reed magazine logowinter2006

Reed Mag Winter 06

Email
reed.magazine@reed.edu

Editor
Mitchell Hartman

Associate Editor
Amy H. Taylor

Class NoteS
& Copy editor

Laurie Lindquist

Alumni NewS EDITOR
Robin Tovey '97

Development
News Editor

Matt Kelly

Graphic Designer
Chris Michel

Associate Graphic Designer
Laura Pritchard

Web Designer
Tony Moreno

Reed College Relations
Hugh Porter
Vice President,
College Relations

Edward Hershey
Director, Public Affairs

Mike Teskey
Director, Alumni Relations

Johanna Thoeresz ’87
Director, Development

 

About this Issue

Since we last went to press, a giant Scrabble game was staged in the student union, a raucous debate on academic freedom and liberal bias was waged in Kaul Auditorium (Steinberger v. Horowitz), and a series of inventive art installations sprang up across campus, among them a suburban doorway complete with welcome mat on the walkway leading to Hauser Memorial Library.

All of this will probably seem more reminiscent than surprising to those who have experienced the idealism and idiosyncrasy of a larger-than-life Reed education. And, as this issue of the magazine demonstrates, many Reed alumni are prone to live lessons learned.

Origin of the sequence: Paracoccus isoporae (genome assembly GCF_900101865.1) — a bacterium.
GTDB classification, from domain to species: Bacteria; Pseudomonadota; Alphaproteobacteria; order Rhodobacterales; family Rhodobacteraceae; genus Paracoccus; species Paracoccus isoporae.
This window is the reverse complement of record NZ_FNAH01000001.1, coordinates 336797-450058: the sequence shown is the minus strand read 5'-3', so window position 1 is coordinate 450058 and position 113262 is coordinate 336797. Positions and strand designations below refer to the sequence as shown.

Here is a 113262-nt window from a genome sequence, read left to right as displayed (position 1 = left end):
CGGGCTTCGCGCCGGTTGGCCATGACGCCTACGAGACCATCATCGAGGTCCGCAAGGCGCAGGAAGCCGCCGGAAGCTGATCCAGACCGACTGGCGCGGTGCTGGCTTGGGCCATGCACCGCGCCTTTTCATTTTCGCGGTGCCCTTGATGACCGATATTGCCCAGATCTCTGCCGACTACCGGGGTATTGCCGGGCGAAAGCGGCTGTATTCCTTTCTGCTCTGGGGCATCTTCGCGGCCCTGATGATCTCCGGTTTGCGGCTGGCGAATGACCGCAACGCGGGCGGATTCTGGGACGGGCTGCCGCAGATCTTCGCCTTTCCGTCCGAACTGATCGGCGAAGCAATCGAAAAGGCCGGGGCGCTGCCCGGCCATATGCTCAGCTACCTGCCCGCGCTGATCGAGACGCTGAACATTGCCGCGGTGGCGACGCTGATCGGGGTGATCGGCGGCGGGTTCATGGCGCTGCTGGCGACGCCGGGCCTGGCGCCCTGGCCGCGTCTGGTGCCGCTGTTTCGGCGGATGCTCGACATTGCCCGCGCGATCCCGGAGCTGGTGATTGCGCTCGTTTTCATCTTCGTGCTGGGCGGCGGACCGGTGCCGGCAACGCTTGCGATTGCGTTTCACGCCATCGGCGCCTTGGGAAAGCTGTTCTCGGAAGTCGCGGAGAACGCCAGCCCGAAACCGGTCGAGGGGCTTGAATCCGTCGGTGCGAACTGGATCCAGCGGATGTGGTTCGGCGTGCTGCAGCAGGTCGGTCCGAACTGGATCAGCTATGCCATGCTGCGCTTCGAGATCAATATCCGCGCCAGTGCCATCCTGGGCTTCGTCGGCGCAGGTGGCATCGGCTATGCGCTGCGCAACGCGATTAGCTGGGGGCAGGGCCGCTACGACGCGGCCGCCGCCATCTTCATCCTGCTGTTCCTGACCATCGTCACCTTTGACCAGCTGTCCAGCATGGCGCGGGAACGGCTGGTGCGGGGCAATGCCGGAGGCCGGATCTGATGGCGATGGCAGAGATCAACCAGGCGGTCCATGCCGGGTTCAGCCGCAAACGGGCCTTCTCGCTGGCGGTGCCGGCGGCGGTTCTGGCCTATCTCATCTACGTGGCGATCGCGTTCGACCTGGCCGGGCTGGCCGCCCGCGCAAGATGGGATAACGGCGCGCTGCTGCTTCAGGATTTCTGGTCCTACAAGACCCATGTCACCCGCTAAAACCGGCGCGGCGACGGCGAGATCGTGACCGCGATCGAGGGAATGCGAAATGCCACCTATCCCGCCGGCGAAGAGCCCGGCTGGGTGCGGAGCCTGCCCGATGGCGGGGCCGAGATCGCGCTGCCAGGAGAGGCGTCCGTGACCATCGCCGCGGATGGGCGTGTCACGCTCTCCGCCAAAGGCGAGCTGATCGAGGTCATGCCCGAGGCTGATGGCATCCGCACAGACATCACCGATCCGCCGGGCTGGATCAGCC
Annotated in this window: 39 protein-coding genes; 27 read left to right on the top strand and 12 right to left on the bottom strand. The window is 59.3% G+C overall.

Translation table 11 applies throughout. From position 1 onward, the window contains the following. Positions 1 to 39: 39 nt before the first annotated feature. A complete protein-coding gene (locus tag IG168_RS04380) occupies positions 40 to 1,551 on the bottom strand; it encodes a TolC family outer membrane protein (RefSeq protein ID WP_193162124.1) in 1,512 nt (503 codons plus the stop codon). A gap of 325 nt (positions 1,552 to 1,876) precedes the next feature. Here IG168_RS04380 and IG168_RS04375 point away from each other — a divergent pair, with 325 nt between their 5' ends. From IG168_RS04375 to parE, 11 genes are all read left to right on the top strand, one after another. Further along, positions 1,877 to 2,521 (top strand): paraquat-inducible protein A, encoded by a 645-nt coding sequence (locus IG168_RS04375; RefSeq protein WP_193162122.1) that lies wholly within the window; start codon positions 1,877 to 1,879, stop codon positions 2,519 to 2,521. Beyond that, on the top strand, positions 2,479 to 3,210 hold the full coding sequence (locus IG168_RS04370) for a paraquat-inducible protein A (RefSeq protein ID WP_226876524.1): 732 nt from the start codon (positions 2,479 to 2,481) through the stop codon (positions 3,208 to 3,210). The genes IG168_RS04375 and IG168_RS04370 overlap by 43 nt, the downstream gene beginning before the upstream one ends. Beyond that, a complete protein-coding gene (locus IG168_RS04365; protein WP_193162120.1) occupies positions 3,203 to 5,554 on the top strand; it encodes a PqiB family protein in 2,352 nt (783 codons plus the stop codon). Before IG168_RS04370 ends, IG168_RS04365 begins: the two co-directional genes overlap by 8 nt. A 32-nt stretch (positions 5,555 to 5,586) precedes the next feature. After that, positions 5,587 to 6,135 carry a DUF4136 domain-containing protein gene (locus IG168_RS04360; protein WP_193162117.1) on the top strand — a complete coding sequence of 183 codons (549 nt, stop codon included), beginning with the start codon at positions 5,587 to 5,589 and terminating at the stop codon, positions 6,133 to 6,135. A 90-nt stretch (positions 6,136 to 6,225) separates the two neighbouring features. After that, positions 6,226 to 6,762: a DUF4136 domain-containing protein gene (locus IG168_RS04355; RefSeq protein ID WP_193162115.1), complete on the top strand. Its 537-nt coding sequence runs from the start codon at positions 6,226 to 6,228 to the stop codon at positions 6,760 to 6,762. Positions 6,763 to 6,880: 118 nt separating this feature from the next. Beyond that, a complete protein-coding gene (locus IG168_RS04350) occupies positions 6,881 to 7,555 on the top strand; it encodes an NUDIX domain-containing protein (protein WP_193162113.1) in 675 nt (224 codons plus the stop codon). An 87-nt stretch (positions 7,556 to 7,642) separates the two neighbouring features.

It was easy to sense that the moving stories filed from the Gulf Coast by NPR correspondent Robert Smith ’89 after Hurricane Katrina would be interesting fodder for a personal essay. But the journalism of Katrina proved even more personal for another alumnus. Michael Perlstein ’84 was one of 10 New Orleans Times-Picayune reporters and editors who volunteered to ride out the storm and chronicle its aftermath for a newspaper that lost most of its readers. These two retrospectives—one by an outsider looking in, the other by an insider looking out—examine how difficult it is for Americans to cope when natural and man-made disasters crack their aura of invincibility.

Two other Reedies, Rachel Altmann ’88 and Tyler Morrison ’90, have coped more anonymously (until now) with a different sort of crisis, their 2-year-old daughter Nina’s affliction with Fanconi anemia, a debilitating genetic disorder. They agreed to tell their story to raise awareness of the disease and generate support for research (www.fanconi.org), but were surprised we were interested. “Why would you want to write about our ordinary life?” Altmann asked. The answer is apparent.

Three other stories in this issue probe the unexpected. After a survey of Reed’s architectural heritage ranked some Modernist buildings nearly as high as neo-Gothic fixtures such as Eliot Hall, we commissioned former city planner Cielo Lutino ’94 to investigate. When journeyman poet Vern Rutsala ’56 was nominated for one of the nation’s highest literary honors, the National Book Award, we asked Reed visiting writer David Biespiel to explore what it‘s like to come into the limelight after decades of quiet creativity. And when self-described computer geek and former scrounger Nelson Minar ’94 emerged as a major Reed benefactor, we asked staffer Matt Kelly to search out the implications.